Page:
As we begin 2020, we bring you news centered around medical breakthroughs. We look back on what has moved medical research forward during the past decade and key breakthroughs of the last 10 years that created the foundation for scientific exploration of disease for the next decade. These articles include new discoveries building upon those foundations and offering hope for life-saving and life-improving therapeutics in areas such as chronic pain, dementia, and depression, as well as new discoveries in gene editing and machine learning.

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Gene Therapy Arrives

Gene Therapy Arrives

The idea for gene therapy—a type of DNA-based medicine that inserts a healthy gene into cells to replace a mutated, disease-causing variant—was first published in 1972. After decades of disputed results, treatment failures, and some deaths in experimental trials, the first gene therapy drug was approved in China in 2003 for a type of skin cancer.

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These Biomedical Breakthroughs of the decade Saved Lives and Reduced Suffering

These Biomedical Breakthroughs of the decade Saved Lives and Reduced Suffering

CNBC asked biotech experts to weigh in on the biggest breakthroughs of the past decade, key events included the first Ebola vaccine, and a curative treatment for Hepatitis C. Much of the work of the past decade is foundational and could be setting us up for many more advancements in the next ten years.

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Will Prime Editors be the New CRISPR?

Will Prime Editors be the New CRISPR?

Researchers are already looking beyond Clustered Regularly Interspaced Short Palindromic Repeats (CRISPR) to the next new gene-editing technique—say hello to prime editing. “If CRISPR is like scissors … then you can think of prime editors like word processors,” said chemist David Liu in an October press briefing. He went on to explain that, while CRISPR cuts through DNA’s double helix to snip out genes, prime editing searches for and replaces targeted genes without such slicing and dicing, reducing the risk of unintended changes to the genetic code.

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Groundbreaking Study Links Inflammation with Mental Sluggishness for the First Time

Groundbreaking Study Links Inflammation with Mental Sluggishness for the First Time

Scientists say there is a link between mental fatigue and physical inflammation. The correlation could explain why sufferers of chronic medical conditions often report severe mental “sluggishness,” alongside physical symptoms. A joint research project between the University of Alabama and the University of Birmingham investigated the links between inflammation—how the body responds to illness—and the mental "fog" described by those living with chronic pain.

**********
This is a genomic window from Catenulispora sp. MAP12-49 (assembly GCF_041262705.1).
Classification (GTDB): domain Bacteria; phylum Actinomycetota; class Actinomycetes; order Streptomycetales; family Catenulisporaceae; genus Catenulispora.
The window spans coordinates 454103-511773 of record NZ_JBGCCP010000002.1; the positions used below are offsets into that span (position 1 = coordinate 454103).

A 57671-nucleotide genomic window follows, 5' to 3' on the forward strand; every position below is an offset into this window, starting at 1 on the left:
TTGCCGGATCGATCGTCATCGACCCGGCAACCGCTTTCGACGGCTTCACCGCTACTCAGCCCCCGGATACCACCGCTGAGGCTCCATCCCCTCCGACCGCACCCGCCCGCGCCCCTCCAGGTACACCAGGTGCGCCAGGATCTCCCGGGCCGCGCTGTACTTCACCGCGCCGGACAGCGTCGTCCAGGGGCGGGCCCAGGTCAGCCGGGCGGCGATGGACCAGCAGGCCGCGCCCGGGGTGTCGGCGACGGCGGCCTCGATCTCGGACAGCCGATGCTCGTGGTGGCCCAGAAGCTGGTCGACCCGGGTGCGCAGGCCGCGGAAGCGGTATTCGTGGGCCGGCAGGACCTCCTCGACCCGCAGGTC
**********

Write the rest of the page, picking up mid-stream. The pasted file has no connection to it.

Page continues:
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Inflammatory Marker Could Be Early Warning for Dementia

Inflammatory Marker Could Be Early Warning for Dementia

A new study reveals that a blood plasma linked to inflammation could be a warning signal for certain dementias. Could it pave the way for low-cost screening?

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Psilocybin Study Shows Positive Results in Healthy Volunteers

Psilocybin Study Shows Positive Results in Healthy Volunteers

The largest controlled study of psilocybin to date has announced positive results in a Phase I trial by academic institute Kings College London. The results are clinically reassuring and support further development of psilocybin as a treatment for patients struggling with their mental health and haven’t improved with conventional therapy, such as treatment-resistant depression.

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A New Deep Learning Approach to Predict Disease-Associated Mutations

A New Deep Learning Approach to Predict Disease-Associated Mutations

Artificial intelligence (AI)—the capability of a machine to mimic human behavior—has become a key player in high-techs like drug development projects. AI tools help scientists uncover secrets behind big biological data using optimized computational algorithms.

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